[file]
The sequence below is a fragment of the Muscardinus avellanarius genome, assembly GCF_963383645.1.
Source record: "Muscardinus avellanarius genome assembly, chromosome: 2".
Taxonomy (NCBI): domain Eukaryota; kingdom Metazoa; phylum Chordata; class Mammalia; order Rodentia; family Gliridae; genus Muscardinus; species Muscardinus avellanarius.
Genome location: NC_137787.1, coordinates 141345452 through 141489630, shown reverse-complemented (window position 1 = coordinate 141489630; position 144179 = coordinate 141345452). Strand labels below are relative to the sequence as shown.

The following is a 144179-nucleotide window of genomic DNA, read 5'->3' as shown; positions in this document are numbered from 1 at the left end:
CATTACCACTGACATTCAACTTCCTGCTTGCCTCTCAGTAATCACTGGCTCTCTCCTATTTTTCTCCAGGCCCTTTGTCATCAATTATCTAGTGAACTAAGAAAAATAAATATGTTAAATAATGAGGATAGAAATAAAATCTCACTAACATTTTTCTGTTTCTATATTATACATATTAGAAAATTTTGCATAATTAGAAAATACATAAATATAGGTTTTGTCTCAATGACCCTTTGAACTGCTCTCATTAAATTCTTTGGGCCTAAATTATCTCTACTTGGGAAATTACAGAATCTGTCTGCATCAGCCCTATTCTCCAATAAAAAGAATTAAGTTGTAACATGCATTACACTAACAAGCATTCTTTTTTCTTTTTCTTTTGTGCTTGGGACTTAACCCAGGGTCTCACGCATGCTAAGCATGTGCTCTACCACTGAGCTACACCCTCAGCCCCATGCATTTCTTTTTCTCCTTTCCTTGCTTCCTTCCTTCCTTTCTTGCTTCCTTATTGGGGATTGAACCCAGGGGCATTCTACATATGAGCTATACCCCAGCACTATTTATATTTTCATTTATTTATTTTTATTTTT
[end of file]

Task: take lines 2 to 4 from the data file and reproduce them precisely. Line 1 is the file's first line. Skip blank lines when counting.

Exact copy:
Source record: "Muscardinus avellanarius genome assembly, chromosome: 2".
Taxonomy (NCBI): domain Eukaryota; kingdom Metazoa; phylum Chordata; class Mammalia; order Rodentia; family Gliridae; genus Muscardinus; species Muscardinus avellanarius.
Genome location: NC_137787.1, coordinates 141345452 through 141489630, shown reverse-complemented (window position 1 = coordinate 141489630; position 144179 = coordinate 141345452). Strand labels below are relative to the sequence as shown.